Long time since these drains have been cleaned! Bryan and Andy, who do all the maintenance on the estate, spent a good part of the week cleaning all the drains around the Hall and Stable Block- they were absolutely full of muck ( probably the reason for the flooding). Some of the drains were exceedingly deep!

Some re-leading on the roof of the hall

Some re-leading on the roof of the Hall

Also, the contractors were repairing the lead roof on the east side of the Hall ( another good job as this will stop rainwater seeping through the roof); the west side will need doing too!

Cleaning the gutters on the farm

Cleaning the gutters at the Farm

After the big thunder storms (and the flooding they caused) the farm staff were also busy cleaning out the gutters. This is a very important job as it will stop the rainwater pouring over the gutters and onto the woodwork. That was one of the reasons why the old buildings at Cobbs Wood had suffered so badly and why quite a lot of the sole plates and studding had rotted away. A small amount of time undertaking routine maintenance will save a fortune in the long run- well done the farm staff!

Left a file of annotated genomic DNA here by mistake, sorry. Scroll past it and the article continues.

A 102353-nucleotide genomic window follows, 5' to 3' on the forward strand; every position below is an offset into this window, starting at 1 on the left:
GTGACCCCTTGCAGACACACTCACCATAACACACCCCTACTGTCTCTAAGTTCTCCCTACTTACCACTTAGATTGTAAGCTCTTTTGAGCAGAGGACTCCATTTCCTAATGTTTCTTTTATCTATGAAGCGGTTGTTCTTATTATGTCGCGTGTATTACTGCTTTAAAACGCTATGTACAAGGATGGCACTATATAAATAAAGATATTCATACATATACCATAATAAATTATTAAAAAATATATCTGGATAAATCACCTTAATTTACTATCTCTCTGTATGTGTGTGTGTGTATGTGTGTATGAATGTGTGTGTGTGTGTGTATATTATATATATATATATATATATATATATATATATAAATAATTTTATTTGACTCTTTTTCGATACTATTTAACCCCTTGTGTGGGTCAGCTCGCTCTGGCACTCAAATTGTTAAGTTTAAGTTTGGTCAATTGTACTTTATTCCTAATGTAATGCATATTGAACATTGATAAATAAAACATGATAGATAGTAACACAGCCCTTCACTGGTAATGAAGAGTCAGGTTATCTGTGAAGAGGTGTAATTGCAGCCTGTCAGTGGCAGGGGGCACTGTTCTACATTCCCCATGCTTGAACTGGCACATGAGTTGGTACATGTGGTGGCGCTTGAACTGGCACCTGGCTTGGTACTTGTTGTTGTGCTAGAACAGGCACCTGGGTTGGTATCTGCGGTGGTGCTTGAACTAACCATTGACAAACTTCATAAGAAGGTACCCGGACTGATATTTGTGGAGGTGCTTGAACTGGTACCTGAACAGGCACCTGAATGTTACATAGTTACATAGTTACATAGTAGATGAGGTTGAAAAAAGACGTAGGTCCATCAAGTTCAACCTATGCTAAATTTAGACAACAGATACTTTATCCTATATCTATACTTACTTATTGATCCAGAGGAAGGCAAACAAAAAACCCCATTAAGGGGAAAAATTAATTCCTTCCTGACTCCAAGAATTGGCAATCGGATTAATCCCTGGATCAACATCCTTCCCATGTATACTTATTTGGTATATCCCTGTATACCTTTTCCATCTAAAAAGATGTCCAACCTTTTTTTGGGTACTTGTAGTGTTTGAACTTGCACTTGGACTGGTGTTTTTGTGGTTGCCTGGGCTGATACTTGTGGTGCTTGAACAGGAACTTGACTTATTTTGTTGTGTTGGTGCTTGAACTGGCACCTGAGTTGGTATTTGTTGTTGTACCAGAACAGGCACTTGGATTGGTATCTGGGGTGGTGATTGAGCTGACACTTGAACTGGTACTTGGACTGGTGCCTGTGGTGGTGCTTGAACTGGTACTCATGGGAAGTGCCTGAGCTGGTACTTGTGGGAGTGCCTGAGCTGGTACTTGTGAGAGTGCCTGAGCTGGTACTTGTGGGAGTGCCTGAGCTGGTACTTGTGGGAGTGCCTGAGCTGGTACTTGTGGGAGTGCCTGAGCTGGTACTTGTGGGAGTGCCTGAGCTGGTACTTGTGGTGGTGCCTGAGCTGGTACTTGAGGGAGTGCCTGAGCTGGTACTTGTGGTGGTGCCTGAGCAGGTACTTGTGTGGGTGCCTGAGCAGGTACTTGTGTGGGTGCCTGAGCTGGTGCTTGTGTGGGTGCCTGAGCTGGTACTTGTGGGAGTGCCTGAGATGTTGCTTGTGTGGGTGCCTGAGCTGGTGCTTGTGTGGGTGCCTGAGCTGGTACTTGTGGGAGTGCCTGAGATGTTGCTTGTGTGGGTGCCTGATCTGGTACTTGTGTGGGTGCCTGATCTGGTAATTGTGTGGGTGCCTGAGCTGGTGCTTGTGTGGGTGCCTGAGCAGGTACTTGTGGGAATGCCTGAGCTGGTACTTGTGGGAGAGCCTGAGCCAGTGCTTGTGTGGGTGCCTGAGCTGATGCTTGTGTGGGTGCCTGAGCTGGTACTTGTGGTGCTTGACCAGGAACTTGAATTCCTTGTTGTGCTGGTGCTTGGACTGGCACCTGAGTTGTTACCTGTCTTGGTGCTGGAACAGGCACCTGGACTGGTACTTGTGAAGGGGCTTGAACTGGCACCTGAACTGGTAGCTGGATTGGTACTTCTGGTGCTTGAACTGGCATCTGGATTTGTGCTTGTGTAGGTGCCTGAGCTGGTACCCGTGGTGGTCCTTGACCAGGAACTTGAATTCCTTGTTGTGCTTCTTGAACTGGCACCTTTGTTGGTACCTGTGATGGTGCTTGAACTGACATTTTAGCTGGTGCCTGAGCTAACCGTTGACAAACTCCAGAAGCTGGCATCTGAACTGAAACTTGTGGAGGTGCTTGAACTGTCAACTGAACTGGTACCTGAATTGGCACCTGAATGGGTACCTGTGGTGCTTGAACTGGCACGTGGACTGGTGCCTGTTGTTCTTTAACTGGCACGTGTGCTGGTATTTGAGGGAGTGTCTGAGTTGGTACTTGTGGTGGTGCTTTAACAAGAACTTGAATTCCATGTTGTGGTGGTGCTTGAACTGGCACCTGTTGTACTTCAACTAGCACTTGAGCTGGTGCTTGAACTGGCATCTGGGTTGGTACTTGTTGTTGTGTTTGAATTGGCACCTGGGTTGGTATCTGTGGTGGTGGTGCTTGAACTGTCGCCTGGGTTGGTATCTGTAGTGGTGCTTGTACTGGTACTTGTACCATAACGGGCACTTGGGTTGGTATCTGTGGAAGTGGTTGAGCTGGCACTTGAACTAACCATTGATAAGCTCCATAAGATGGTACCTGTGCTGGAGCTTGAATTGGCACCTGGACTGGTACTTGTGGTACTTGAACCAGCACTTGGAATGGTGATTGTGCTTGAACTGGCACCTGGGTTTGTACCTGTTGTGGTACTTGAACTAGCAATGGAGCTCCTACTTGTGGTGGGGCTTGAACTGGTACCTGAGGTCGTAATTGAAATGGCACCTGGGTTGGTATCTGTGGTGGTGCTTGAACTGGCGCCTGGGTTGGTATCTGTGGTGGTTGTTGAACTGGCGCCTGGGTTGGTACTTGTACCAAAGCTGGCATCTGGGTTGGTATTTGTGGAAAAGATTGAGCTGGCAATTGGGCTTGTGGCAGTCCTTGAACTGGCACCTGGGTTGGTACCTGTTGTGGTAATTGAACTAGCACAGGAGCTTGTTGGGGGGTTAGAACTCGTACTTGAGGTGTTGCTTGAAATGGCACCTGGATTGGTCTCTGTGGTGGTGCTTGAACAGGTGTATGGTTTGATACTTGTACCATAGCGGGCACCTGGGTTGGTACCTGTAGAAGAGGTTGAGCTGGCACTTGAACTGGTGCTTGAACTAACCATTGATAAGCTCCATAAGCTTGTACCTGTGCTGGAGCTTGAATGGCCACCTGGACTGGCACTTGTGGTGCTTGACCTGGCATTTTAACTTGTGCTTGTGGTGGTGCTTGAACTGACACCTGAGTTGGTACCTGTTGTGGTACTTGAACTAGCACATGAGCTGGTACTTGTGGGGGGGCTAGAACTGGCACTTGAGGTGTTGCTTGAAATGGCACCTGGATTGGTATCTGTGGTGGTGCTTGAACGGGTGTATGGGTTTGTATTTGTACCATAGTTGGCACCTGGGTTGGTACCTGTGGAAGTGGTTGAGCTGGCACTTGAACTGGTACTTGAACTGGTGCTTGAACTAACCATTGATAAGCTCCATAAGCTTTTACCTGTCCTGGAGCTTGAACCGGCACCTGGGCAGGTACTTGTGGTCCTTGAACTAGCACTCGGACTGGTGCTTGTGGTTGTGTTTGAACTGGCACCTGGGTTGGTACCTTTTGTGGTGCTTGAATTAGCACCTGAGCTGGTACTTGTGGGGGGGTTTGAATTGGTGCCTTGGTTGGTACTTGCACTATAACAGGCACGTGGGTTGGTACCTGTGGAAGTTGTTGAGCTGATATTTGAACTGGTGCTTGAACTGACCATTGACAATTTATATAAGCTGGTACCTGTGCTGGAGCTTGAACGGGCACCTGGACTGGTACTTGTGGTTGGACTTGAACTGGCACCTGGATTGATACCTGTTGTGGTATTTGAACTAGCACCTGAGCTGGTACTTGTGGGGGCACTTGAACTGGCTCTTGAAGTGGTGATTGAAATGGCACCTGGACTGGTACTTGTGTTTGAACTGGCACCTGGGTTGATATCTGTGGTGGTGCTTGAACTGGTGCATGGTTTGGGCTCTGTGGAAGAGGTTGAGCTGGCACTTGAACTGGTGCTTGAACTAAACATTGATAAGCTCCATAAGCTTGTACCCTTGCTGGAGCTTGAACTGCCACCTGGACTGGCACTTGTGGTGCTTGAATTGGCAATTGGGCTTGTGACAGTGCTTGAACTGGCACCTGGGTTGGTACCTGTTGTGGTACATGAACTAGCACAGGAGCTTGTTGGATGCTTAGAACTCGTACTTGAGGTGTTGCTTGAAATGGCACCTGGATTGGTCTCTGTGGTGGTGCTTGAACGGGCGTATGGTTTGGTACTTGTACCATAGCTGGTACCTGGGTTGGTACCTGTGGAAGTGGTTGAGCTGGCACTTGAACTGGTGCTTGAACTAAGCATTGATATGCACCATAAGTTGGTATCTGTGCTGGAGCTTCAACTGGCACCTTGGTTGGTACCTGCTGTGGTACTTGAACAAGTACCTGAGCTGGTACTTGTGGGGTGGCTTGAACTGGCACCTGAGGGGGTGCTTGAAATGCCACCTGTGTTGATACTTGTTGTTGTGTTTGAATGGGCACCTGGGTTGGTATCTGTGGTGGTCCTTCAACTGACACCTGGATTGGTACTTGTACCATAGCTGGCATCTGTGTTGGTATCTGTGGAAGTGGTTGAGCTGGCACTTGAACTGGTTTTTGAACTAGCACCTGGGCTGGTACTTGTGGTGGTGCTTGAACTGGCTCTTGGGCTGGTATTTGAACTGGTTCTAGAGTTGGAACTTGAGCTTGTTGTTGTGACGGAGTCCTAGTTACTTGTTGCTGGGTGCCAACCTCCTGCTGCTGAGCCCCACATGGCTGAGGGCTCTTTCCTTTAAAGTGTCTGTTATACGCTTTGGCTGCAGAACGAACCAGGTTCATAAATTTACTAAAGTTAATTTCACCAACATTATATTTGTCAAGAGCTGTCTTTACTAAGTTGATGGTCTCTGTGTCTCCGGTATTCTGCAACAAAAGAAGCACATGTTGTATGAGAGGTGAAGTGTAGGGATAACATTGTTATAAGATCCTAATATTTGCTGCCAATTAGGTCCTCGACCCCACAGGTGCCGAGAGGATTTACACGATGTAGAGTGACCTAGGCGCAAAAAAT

Inspecting the willow coppice

Inspecting the willow coppice

 

Wild angelica

Wild angelica

Had a look at the willow coppice- it certainly has grown and, at this rate, some of it may attain a height of twelve feet in one year. The angelica has started to flower too and the insects absolutely love it.